1999: Dimitrius Underwood
2000: Chris Hovan
2005: Troy Williamson, Erasmus James
Since then, the Vikings have been on a considerable hot streak:
2006: Chad Greenway
2007: Adrian Peterson
2009: Percy Harvin
2011: Christian Ponder
2012: Matt Kalil, Harrison Smith
While the jury may still be out on Christian Ponder, the Vikings have fared well over the last seven years. Looking ahead to the 2013 NFL draft, there are a handful of players the Minnesota front office should avoid if the Vikings do not want to revert back to 2005.
QB Matt Barkley, USC
Many in Minnesota are ready to run Christian Ponder out of town. His play throughout the season was shaky at best, and he finished the season 25th in passing yards and 23rd in touchdowns.
With such uncertainty heading into the 2013 season, why not draft a solid prospect waiting in the wings? If Ponder regresses, you have a viable option to take over the reins, and if Ponder succeeds, you have trade leverage to address other position needs.
In my opinion, Matt Barkley is not a viable option. He will be a third-tier starting quarterback transitioning to a backup role after a few years in the NFL.
Matt Leinart? Mark Sanchez? These are blueprints of the career Barkley will have in the NFL.
ILB Manti Te'o, Notre Dame
Even before the girlfriend hoax story broke, I was not sold on Manti Te'o as a top-10 draft pick. He has limited recovery speed and gets swallowed up in blocks.
While average height for his position, stronger opposition has limited his impact (see BCS title game). Combine that with either serious character or intelligence issues and you have a player spiraling down draft boards.
If Te'o is available when the Vikings select at No. 23, they should not consider the Notre Dame senior. Rick Spielman would be better served selecting Alec Ogletree if the Vikings choose to select a linebacker.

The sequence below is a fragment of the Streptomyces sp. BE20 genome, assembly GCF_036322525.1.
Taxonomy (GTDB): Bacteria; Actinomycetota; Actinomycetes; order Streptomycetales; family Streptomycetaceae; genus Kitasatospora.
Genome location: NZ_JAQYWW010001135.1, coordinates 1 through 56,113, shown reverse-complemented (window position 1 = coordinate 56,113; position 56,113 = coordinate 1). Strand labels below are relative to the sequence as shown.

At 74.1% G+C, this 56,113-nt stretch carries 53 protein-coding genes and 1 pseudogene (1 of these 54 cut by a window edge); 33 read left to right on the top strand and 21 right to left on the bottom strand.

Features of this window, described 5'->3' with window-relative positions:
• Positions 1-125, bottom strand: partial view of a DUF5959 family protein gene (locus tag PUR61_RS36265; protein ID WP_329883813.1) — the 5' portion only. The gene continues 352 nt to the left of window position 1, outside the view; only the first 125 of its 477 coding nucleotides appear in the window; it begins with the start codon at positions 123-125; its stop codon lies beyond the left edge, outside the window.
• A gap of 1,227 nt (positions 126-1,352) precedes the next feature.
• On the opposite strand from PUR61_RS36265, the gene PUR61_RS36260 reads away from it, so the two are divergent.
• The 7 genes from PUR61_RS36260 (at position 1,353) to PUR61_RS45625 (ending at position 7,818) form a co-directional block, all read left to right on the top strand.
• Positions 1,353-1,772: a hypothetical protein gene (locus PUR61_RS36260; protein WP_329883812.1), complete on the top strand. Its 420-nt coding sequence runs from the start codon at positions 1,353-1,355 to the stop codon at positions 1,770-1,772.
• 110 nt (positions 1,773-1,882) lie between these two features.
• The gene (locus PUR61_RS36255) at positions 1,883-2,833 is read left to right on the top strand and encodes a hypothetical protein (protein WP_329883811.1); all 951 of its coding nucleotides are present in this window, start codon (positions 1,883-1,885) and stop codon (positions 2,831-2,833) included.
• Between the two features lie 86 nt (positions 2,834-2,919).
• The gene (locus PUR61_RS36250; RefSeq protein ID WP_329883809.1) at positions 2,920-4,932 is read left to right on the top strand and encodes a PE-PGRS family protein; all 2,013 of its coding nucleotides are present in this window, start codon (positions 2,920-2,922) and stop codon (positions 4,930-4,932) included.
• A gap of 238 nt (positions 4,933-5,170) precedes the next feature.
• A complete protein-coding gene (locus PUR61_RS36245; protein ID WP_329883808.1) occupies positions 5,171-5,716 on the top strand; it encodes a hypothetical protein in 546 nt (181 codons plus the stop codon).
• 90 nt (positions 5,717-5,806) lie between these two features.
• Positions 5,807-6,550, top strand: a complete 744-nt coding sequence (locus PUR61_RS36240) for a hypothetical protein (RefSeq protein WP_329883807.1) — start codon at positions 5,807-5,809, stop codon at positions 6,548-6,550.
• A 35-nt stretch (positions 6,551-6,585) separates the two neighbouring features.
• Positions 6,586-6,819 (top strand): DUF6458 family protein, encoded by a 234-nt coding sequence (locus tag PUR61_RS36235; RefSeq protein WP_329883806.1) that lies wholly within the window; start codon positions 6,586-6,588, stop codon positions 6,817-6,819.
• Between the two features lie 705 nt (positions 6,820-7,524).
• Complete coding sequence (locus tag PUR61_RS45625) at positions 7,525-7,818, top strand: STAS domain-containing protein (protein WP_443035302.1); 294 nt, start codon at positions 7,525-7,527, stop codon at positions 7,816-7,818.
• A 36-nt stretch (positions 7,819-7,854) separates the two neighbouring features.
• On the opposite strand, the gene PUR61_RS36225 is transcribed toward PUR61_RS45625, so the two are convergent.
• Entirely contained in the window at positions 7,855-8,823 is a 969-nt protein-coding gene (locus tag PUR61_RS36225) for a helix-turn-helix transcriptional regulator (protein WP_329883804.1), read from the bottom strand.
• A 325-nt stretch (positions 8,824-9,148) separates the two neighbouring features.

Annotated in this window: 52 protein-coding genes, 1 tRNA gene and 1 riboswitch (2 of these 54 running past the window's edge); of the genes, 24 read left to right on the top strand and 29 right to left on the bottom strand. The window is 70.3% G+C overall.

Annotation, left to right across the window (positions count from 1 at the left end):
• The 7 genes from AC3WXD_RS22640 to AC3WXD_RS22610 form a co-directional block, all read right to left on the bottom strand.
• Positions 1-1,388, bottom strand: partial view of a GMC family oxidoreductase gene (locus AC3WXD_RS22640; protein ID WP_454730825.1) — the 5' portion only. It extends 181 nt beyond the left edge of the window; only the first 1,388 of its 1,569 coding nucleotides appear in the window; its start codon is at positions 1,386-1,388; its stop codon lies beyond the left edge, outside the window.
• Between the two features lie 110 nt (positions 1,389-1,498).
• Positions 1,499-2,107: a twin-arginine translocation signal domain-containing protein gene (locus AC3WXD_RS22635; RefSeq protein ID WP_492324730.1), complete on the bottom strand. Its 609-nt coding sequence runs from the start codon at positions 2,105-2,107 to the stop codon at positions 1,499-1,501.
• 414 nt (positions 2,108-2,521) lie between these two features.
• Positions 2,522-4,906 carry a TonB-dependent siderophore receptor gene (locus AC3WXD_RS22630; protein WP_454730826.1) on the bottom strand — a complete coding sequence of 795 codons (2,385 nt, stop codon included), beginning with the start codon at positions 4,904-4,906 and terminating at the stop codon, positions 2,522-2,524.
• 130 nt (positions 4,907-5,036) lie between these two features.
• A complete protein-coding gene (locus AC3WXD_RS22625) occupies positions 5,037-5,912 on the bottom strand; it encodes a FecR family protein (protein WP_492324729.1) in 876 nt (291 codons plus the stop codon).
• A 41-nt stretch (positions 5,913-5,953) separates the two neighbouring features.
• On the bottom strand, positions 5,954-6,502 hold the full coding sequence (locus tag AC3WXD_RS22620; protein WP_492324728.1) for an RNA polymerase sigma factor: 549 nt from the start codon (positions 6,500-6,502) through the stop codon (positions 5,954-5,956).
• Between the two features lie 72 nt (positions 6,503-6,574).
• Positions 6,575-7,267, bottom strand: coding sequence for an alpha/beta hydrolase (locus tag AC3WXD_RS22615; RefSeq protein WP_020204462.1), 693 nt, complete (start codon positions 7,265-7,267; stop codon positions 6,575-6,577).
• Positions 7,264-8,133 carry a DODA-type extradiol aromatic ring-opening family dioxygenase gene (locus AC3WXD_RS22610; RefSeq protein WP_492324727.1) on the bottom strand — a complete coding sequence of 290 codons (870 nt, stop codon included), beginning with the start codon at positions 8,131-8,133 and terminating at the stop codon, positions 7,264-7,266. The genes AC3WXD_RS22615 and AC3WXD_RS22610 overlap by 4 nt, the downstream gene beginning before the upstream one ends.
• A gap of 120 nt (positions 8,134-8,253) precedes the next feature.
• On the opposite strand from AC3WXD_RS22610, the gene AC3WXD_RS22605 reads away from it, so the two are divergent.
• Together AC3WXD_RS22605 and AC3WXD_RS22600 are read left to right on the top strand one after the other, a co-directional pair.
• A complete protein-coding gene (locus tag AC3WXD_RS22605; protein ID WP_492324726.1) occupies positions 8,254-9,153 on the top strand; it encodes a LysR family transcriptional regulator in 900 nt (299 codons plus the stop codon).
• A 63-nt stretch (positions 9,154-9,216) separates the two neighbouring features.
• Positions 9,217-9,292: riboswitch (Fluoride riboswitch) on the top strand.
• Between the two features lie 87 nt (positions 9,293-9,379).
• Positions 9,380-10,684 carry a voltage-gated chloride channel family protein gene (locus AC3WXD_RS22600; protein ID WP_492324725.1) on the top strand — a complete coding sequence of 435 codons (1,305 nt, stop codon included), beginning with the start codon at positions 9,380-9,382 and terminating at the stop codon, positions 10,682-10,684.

WR Justin Hunter, Tennessee
After a promising 2010 season as a freshman, Justin Hunter tore his ACL in the third week of action in 2011. While he returned for the 2012 season, the Tennessee junior was never quite the same.
At 6'4", Hunter has the height to present an outside threat but lacks several other tools as a wide receiver. His hands were unreliable in 2012 with several drops, and he needs to build strength to come off press coverage.
While the Vikings will be considering a wide receiver in the first round, they would be better served looking elsewhere. Hunter's mental struggles on the field are reminiscent of Troy Williamson.
DT John Jenkins, Georgia
Mel Kiper Jr. recently highlighted John Jenkins as a possible option at No. 23 if the Vikings choose not to select a wide receiver. I disagree and would not put Jenkins on the team's draft board. Minnesota runs a 4-3 defense, where the Georgia senior would fit best in a 3-4 defense as a nose tackle—possibly to Green Bay or San Francisco later in the first round.
While Jenkins has pure size at 6'3" and 350 pounds, he has poor balance and lacks a constant motor to play to the whistle. Sharrif Floyd is the far superior choice if he is still available.
WR Robert Woods, USC
With an impressive college career, Woods is projecting to be a late first-round draft pick. He has displayed good speed and strong route running, with an ability to break tackles.
My problem with the USC standout is that he is not a No. 1 wide receiver in the NFL. He catches the ball with his body and has struggled with drops. Woods has also played through ankle injuries, resulting in surgery prior to the 2012 season.
With other choices at wide receiver or the option to wait for the second round, the Vikings should scratch Woods from their draft board.
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